Ever the dutiful son, his weekends included visits, in his Sunday best, to the Methodist Chapel round the corner from where he lived. The sermons were often as dry as dust, asking ‘What do we mean by the quick and the dead?’ Plus debating ‘The wages of sin is death’, but Amos did not really mind. It pleased his mother that he attended, and his grandfather, a Sunday School Superintendent would have turned in his grave had he not done so.
In summer he would visit a cousin in Gravesend, conveniently placed for hop picking. An excellent source of extra income in a hot summer, a dead loss when storms persisted. A wet summer signalled the kiss of death to financial gain, though the farmers seemed unaffected by variations in the weather, proving the country aphorism, “You never see a poor farmer or a dead donkey.”
He never made a fortune, did Amos, no gravy train, the undertaking business. He was a proud man, nevertheless. He wouldn’t be seen dead collecting supplementary benefits others thought of as their divine right. He would rather drop dead than accept charity, as he called it. He was at death’s door on several occasions, but always recovered, quoting Mark Twain’s words, “The report of my death was an exaggeration.”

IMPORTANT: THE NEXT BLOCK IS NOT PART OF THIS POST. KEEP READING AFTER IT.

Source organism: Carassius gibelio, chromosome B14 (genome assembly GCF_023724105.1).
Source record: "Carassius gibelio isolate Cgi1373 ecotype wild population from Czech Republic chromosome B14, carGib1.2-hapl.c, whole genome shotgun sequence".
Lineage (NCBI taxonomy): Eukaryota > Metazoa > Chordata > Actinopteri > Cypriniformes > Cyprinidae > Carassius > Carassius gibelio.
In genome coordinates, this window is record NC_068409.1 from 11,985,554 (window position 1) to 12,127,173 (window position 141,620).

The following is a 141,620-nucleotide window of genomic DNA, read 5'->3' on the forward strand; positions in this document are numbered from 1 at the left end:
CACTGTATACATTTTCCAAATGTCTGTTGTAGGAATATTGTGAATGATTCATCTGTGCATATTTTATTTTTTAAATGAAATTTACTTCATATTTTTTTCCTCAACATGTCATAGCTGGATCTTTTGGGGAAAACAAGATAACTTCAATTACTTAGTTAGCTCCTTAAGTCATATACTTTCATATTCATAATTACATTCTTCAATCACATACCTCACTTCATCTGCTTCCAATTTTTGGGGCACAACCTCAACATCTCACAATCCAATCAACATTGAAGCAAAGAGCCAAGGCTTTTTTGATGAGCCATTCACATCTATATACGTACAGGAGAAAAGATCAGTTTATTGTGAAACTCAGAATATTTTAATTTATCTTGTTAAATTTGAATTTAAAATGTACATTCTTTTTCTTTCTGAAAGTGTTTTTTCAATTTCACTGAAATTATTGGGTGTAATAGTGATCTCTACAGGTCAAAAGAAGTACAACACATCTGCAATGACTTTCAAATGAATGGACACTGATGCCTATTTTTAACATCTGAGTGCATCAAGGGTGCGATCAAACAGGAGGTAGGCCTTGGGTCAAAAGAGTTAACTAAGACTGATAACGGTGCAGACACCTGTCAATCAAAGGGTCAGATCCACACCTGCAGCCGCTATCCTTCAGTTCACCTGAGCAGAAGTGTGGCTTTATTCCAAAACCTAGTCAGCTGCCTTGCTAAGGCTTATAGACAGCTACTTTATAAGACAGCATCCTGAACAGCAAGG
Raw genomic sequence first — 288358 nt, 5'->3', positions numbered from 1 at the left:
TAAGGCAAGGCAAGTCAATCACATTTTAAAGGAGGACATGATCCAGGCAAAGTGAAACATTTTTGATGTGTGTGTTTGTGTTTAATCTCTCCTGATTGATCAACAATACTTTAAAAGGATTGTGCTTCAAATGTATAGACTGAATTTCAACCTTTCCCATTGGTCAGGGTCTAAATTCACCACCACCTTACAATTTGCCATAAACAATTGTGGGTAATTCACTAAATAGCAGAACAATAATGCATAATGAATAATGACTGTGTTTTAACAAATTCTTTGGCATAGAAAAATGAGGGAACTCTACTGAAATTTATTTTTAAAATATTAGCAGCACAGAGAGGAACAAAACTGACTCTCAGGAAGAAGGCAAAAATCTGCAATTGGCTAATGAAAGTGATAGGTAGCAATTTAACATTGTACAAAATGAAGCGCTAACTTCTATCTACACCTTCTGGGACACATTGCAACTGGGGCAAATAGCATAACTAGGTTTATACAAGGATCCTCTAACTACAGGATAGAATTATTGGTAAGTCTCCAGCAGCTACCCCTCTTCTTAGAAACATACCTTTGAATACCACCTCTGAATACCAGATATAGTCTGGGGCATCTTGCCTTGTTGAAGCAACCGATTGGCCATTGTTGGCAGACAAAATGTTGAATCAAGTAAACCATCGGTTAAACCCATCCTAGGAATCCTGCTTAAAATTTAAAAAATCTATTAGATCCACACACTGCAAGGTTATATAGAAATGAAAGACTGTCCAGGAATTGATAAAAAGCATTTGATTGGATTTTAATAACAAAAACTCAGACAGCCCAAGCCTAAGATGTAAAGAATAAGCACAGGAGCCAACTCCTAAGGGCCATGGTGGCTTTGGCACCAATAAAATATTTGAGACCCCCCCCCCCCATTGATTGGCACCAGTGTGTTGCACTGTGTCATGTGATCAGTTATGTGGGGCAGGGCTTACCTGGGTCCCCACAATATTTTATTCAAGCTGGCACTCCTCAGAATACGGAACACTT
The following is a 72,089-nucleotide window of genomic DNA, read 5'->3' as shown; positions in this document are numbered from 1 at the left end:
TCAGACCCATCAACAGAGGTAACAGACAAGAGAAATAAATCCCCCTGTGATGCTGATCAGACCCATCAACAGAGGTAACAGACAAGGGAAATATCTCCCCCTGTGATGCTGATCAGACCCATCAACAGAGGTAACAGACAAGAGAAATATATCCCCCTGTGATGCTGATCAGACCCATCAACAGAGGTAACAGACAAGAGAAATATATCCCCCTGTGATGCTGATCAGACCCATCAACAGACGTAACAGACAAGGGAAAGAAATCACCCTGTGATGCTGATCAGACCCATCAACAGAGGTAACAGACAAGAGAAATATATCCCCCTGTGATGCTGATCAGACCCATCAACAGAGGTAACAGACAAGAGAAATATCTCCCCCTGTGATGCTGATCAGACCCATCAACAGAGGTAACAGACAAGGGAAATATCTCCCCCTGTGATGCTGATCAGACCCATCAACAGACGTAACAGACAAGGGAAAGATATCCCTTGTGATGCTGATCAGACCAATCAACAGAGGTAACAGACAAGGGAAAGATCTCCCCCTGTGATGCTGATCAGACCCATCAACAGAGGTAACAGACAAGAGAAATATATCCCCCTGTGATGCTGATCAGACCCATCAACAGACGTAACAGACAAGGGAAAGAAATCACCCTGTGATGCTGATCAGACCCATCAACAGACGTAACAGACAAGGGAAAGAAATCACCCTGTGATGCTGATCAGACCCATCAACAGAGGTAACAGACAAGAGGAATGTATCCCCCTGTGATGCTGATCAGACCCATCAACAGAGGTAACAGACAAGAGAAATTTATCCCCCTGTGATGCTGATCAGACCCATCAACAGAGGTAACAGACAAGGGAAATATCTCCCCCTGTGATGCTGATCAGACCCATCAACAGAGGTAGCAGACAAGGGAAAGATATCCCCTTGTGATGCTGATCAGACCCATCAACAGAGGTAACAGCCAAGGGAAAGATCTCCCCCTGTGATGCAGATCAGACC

Inevitably mother passed to the other side and Amos himself grew old. His increasing deafness meant a world as silent as the grave. And the end, when it did come, came peacefully, over seventy years after it was first expected.
A happy life; a contented life; a long life. Neither morbid nor melancholy, though others might disagree.
On cold wintry nights when the wind whistles round the back street of Bury, one can feel a ghostly presence in the air, smiling down at any poor soul braving the elements. The elderly nod knowingly and hurry home. The young huddle together on the streets, sometimes apprehensive as they imagine hearing a hearse passing by from an undertakers long since gone. And are they a little afraid, a little nervous, these brave young things of a new generation.
“Dead true, they are!”